Members of Congress, who have not had a pay raise since the $12,900 increase they got last February, are due for a new salary adjustment this October.
By law, the lawmakers are scheduled to get whatever percentage increase goes to white collar federal workers and military personnel.
President Carter's new budget anticipates a 6.5 per cent increase, sets aside funds to pay for a 6 per cent raise while the president makes it clear he wants the increase to be 5.9 per cent, or less.
The problem for Congress is that 1978 is an election year. And Congress traditionally backs off from pay raises in election years on the fairly solid assumption that the voters get irritated by such things.
Thousands of federal career and political executives have a stake in whether Congress takes the October increases. They are the people whose pay is frozen at the $47,500 level even though government pay charts say they should be earning anywhere from $48,000 to $58,245 for Grade 18.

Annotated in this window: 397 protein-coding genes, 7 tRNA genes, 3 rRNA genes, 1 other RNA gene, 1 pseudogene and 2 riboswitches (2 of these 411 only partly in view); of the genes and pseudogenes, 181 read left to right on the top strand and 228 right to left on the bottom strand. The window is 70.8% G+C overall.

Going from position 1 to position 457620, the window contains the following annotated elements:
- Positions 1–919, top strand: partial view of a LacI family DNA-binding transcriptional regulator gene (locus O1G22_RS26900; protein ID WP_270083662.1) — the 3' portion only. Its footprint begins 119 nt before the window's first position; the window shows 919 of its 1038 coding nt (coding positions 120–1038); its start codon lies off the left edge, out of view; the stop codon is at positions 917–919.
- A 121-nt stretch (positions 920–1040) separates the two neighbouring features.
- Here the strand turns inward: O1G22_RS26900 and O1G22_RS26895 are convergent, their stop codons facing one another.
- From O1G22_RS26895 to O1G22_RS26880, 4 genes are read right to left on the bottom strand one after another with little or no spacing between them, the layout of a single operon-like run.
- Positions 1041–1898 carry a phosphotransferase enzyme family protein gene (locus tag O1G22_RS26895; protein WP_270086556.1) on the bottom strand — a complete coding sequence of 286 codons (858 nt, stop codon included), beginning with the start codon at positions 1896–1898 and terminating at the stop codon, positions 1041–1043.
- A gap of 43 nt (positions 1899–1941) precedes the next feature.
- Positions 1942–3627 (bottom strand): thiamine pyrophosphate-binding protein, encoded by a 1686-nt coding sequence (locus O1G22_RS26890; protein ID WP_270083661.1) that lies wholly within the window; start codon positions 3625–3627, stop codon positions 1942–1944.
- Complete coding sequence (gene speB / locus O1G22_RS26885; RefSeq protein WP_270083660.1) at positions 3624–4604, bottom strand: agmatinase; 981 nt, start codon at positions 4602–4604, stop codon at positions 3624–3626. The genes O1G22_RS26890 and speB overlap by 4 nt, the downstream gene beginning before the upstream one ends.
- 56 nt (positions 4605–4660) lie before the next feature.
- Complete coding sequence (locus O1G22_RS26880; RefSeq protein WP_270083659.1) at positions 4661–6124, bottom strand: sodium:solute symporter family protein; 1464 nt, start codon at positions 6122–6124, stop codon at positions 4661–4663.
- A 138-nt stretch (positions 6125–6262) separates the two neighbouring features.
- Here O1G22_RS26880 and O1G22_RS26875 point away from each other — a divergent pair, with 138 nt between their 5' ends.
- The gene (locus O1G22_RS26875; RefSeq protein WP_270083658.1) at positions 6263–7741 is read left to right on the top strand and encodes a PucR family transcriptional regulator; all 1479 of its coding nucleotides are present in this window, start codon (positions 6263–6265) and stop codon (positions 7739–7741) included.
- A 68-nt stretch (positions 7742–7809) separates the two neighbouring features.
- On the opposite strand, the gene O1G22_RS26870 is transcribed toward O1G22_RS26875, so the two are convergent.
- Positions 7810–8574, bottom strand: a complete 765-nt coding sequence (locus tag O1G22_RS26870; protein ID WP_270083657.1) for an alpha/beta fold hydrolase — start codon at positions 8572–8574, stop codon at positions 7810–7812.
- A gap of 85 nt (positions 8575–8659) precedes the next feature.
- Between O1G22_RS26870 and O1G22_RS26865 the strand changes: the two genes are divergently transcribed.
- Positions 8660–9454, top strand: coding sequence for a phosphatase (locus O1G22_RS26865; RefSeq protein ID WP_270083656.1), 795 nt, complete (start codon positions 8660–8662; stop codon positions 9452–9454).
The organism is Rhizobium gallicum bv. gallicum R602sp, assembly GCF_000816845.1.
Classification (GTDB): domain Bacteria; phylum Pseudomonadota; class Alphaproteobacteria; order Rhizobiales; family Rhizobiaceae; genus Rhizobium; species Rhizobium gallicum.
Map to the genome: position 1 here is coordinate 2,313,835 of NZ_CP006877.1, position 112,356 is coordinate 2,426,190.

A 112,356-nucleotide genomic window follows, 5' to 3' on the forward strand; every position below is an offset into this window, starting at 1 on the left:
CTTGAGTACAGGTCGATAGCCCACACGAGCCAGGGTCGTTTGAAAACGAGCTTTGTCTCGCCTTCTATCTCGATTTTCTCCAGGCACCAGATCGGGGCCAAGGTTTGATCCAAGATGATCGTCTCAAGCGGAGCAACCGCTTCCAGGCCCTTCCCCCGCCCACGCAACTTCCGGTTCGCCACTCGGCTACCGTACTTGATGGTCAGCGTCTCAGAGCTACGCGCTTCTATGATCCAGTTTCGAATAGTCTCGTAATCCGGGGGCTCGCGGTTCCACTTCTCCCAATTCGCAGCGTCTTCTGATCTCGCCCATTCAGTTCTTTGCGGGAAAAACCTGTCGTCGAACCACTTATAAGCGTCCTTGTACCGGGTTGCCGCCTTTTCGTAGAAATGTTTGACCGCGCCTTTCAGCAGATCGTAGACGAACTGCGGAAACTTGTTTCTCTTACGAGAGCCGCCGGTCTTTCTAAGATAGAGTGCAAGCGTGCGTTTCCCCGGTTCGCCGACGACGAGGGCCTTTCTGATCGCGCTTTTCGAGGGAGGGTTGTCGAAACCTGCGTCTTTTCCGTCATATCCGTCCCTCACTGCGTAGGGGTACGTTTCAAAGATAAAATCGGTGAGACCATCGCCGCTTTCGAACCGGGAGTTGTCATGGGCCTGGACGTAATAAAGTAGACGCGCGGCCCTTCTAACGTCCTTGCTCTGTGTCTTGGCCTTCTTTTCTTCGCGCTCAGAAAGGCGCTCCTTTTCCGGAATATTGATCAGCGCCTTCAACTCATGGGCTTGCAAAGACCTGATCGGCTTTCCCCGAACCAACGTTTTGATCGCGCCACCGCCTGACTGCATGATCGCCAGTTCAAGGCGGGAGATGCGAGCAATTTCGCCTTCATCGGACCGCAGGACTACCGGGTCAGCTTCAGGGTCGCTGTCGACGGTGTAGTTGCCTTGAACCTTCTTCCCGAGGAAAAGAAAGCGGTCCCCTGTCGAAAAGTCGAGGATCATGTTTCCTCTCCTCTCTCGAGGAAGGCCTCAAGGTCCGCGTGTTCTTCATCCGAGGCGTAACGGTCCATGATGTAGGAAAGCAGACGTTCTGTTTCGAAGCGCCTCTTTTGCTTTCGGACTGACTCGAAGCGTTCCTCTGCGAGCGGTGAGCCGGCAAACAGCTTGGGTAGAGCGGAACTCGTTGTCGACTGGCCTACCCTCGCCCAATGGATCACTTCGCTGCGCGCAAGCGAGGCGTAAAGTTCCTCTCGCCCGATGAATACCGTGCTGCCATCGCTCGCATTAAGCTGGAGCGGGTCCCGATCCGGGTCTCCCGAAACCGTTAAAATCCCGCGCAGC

If Congress takes the October pay raise, whatever the amount, federal supergraders and political executives also will move up. But if Congress refuses the increase, as seems likely, the supergraders could remain frozen while their subordinates get more money. The congressional salary of 657,500 acts as a lid on top career federal pay, maintaining a $10,000 differential between the elected and the appointed.
Congress could, if it chose, deny itself the October pay raise and permit federal executives to move up anyhow. But that isn't likely since it would put some "bureaucrats" above the salary rates for members of Congress, something members of Congress don't like to do.
Half a dozen members of Congress are planning to fight any increase this year, out of either conviction or for political reasons. If they make a major issue of it, the House almost certainly would kill a raise for itself. All members, except the 30 or more who have announced plans to retire, are up for reelection this year. In the Senate, one third of the members are up for reelection.